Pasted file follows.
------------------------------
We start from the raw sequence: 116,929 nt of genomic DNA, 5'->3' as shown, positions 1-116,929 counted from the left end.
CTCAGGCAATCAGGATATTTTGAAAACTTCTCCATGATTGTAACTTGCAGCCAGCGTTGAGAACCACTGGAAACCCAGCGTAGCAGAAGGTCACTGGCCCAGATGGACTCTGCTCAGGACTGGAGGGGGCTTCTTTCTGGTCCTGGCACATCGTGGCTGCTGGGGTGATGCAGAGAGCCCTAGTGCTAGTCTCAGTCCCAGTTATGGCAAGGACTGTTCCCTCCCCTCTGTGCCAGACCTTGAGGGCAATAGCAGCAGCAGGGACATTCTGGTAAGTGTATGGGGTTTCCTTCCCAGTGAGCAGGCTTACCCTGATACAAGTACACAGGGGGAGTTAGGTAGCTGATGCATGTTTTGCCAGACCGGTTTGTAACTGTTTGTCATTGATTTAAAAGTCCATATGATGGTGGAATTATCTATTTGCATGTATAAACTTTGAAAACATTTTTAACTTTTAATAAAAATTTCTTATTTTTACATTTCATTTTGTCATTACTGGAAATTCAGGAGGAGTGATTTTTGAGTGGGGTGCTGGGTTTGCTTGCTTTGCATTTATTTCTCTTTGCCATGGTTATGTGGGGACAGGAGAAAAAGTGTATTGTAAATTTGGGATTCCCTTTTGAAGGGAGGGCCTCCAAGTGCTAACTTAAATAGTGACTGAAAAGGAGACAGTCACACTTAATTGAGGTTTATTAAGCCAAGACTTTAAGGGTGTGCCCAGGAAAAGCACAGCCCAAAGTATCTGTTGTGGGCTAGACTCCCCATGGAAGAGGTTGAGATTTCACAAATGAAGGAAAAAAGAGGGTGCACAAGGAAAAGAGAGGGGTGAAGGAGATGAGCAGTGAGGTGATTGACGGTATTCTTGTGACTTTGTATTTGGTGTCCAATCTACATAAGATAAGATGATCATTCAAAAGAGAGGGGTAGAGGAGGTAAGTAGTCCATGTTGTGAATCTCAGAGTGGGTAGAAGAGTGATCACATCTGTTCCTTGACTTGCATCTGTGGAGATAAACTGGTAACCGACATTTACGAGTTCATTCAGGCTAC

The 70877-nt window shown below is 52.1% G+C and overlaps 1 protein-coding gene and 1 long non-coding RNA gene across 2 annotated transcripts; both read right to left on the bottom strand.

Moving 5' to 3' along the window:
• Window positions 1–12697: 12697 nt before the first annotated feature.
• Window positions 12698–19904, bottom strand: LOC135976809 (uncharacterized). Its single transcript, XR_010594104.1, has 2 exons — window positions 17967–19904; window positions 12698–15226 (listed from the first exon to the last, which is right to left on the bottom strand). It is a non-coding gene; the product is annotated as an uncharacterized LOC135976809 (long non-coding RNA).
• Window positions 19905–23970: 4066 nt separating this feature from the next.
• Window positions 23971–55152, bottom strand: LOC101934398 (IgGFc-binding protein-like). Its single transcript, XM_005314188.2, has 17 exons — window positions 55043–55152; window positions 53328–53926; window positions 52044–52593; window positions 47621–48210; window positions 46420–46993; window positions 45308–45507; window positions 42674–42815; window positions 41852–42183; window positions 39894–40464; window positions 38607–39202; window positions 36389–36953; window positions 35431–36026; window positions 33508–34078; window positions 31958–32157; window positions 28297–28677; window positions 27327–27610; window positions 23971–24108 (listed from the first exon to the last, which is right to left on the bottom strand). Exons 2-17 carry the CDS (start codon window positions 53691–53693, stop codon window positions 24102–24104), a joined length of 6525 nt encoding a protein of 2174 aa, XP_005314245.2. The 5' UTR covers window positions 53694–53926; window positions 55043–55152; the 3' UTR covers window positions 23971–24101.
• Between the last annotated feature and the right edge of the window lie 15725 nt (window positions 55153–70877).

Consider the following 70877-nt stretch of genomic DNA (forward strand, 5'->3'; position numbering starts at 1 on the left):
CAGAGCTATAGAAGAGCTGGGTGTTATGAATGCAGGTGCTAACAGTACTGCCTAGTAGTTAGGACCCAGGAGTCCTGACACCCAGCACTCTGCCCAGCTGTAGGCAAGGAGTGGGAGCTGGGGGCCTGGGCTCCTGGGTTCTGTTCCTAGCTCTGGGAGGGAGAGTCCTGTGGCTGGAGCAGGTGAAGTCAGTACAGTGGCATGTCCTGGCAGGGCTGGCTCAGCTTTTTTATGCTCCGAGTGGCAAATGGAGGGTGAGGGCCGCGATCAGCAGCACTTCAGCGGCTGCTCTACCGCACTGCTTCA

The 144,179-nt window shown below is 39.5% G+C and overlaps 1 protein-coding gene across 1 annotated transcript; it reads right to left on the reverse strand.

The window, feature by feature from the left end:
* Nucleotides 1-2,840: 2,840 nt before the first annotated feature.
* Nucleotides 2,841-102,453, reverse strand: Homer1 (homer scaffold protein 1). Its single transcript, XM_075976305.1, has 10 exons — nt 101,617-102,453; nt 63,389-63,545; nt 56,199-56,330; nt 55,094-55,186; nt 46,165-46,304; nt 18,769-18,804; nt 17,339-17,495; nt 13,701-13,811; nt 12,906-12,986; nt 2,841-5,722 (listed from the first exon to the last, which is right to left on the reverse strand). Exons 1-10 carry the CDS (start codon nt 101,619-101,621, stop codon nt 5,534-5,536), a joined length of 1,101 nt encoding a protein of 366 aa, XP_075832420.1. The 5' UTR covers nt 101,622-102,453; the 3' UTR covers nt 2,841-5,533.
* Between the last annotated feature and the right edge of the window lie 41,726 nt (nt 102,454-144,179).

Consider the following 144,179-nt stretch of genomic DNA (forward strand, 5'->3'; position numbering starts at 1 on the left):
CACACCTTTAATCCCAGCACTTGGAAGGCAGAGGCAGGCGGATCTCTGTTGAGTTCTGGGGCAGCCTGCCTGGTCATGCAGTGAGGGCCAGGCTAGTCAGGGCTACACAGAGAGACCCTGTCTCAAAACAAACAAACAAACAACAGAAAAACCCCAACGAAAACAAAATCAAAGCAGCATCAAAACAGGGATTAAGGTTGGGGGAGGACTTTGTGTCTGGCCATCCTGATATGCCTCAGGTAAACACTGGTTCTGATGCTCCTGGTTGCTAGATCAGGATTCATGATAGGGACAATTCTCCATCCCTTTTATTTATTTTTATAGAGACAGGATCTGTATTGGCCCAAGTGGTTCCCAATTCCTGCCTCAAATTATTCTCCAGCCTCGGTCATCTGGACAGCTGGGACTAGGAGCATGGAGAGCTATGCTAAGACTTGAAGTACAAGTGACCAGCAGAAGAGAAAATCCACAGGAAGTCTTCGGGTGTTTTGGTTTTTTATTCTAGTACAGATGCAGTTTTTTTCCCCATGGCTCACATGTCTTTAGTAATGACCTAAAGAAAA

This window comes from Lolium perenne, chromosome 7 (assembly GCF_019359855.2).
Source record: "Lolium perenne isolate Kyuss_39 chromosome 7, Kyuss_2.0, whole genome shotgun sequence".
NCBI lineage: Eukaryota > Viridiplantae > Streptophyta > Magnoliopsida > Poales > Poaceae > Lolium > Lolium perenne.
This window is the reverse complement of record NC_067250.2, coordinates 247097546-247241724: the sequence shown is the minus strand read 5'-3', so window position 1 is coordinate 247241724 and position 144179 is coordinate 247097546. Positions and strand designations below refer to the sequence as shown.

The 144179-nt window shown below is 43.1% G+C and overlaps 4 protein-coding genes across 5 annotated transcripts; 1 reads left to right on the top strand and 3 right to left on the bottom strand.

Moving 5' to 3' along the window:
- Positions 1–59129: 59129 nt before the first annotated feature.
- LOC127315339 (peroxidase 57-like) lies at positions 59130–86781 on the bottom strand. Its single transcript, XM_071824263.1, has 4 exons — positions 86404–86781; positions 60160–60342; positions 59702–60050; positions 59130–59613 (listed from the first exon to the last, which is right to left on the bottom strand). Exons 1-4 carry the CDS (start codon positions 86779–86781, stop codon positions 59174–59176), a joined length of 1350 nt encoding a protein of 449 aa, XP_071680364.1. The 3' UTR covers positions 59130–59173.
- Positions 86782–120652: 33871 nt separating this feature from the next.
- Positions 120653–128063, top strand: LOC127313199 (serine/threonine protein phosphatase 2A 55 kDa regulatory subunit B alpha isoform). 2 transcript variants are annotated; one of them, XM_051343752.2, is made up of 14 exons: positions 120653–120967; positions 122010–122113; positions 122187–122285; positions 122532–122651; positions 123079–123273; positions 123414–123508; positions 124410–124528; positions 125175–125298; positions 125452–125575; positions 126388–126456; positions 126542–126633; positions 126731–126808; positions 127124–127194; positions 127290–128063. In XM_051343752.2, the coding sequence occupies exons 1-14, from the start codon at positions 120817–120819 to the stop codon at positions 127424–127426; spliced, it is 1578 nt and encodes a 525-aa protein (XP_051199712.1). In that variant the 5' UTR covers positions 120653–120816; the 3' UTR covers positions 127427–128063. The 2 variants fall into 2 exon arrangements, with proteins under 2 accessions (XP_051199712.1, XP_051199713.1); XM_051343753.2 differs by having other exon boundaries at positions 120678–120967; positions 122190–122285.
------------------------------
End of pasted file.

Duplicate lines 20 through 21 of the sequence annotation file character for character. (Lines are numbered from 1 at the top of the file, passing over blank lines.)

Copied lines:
Source record: "Lolium perenne isolate Kyuss_39 chromosome 7, Kyuss_2.0, whole genome shotgun sequence".
NCBI lineage: Eukaryota > Viridiplantae > Streptophyta > Magnoliopsida > Poales > Poaceae > Lolium > Lolium perenne.